Last night, as I was putting the chickens to bed, I finally had to admit that, either chickens as a species are seriously lacking in the brains department, or I just lucked out and got three really dumb birds. I don't mean to be insulting to my girls, but it's a fact.
Wanting to prove or disprove my observations, I Scroogled "intelligent chickens." The top search results were animal humane sites, all using the amazing and (well) hidden intelligence of chickens as a reason not to be mean to them. We need a reason?
There were also a few videos aiming to prove chickens are not that dumb. To me, they proved some people are not that smart. Like scientists teaching chickens to watch TV. (But what do I know? Many people like to point out that I am not a scientist.) Still, I see no evidence that chickens know left from right, much less give a hoot. The smartest thing I've seen them do is figure out I'm not going to hurt them. Other than that, I can honestly say my chickens are unburdened with an intellect.
"For each 100 pounds of ration your flock eats, you can expect 45 pounds of droppings, dried weight."
Their poop production seems to be chugging right along, however. The babes (I hope) look enormous to me now and the poop tonnage is impressive. I'm going to be selling fertilizer from my backyard pretty soon. And we still have three months to go before we see an egg! I shoulda bought bigger chickens. There are a few other things I shoulda done, too. Like I shoulda:
- Read Storey's Guide to Raising Chickens FIRST, before I bought chickens. Then I would have known to
- Start them on chick food instead of hen food.
- Planned the coop and built it right the first time. It's okay,
really, that we're on our fourth coop construction. "This is how I roll,"
as Morgan likes to say: loosely plan, execute, then discover first hand
why the experts said do it the other way. If I have to plan too much, I guess I fear I'll never take the action. I probably need therapy and some drugs.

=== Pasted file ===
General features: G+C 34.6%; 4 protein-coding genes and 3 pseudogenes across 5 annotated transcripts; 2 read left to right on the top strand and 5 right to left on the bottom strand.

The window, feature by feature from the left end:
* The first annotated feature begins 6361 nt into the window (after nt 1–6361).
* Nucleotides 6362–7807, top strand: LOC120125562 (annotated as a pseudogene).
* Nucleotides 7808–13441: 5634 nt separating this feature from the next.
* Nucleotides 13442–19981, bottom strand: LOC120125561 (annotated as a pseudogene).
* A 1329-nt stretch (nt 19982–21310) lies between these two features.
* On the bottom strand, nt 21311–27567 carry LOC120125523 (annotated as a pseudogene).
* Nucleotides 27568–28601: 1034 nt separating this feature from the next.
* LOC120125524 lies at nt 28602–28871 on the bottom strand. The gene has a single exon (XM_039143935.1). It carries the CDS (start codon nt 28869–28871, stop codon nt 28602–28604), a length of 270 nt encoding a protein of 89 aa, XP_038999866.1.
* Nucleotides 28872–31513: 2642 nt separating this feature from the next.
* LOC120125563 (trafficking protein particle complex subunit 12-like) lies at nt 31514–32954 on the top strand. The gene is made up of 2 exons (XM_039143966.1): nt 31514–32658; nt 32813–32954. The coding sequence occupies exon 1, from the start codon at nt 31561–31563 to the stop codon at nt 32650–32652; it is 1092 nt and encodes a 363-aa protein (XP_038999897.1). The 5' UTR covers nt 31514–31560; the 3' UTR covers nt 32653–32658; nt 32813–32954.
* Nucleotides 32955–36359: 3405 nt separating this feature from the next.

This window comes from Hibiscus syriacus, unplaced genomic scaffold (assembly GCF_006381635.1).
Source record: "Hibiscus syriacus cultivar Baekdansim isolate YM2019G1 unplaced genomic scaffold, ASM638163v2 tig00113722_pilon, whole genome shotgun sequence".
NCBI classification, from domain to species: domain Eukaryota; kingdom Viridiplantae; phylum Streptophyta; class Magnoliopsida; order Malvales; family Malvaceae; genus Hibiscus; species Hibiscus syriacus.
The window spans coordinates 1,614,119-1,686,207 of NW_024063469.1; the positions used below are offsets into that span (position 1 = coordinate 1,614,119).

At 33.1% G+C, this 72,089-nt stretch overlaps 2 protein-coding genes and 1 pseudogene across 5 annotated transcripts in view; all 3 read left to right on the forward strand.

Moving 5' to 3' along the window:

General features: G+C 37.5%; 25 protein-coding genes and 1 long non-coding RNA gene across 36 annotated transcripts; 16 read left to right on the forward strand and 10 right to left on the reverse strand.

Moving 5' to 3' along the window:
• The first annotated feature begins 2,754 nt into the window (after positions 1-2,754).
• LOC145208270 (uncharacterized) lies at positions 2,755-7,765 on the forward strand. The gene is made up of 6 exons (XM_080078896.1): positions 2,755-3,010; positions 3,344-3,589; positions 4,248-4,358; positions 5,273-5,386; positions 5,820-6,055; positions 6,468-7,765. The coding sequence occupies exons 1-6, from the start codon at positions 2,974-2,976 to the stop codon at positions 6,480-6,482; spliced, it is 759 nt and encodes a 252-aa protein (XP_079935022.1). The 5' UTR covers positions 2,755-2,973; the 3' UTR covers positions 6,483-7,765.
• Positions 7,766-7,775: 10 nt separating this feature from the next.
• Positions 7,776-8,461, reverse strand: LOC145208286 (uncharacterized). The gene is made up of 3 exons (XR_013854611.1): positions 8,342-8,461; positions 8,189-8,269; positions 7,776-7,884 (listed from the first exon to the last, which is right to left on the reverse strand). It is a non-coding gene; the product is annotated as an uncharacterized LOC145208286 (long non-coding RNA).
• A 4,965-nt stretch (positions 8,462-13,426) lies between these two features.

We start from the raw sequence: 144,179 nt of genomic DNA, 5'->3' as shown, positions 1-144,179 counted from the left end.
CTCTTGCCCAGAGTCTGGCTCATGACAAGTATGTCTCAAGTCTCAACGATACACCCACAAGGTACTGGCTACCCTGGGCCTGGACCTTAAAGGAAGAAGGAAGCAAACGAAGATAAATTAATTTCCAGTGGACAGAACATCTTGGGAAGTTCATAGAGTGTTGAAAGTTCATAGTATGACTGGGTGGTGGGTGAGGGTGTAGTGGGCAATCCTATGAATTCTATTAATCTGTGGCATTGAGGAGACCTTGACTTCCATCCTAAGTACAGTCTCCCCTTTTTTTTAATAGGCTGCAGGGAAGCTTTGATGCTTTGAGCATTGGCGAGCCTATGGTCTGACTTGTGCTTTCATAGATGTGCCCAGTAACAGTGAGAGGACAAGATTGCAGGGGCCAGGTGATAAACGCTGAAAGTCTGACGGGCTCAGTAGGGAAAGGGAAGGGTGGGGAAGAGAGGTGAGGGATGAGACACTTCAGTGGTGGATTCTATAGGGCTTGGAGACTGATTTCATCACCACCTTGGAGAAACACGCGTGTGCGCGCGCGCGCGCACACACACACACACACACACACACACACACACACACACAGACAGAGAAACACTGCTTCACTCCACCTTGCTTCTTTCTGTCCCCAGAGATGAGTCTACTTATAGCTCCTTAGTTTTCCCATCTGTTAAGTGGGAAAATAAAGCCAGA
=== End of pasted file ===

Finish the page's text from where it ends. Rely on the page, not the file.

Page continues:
- Bought more chickens right at the start, because adding chickens to an established flock is iffy. Although Barbara said to just turn out the lights (chickens are blind in the dark), add the new chickens, leave them all in the dark for a few hours, then turn the lights back on. Chickens are so dumb they will think those new chickens have always been there. Do you think Barbara was pulling my leg?
I also would have known some interesting tidbits about eggs, too. Things I wish I'd always known, like:
An egg left out on the counter ages 7x faster than a refrigerated egg. I didn't know this. In Costa Rica, we keep our eggs on the counter. I mean, we used to: now we refrigerate them.
And how about vaccination for chickens? I'm glad you asked. Some very interesting tidbits here, like:
- "Vaccination is a biosecurity measure you may or may not need. Newly hatched chicks have a certain amount of natural immunity, and they continue to acquire new immunities as they mature." Like newly hatched people do, if given the chance.
- "Vaccinate your flock only against the diseases your birds have a reasonable risk of getting…" [Emphasis Storey's.]
- "Do not vaccinate against diseases that do not endanger your flock." [Emphasis Storey's.]
Pretty sound advice there, eh?
Next week, we are going to Annie's house to see her garden and chicken coop. I've been there before, but I need to really look at her coop. I'm only building one more chicken coop so I need to get this right. Their's is huge – they have about 64 chickens. They raise chickens and rabbits for eggs and food, and almost all their own vegetables on a 10, maybe 15,000' lot. I am so impressed with that.
Isn't it telling when a 21st century woman finds it "amazing" that a family grows all their own food? And do you think one day that will be me, growing all my own food? Yeah, that's pretty funny. I would like to have goats and honeybees one day. Once I get this whole chicken thing under my belt.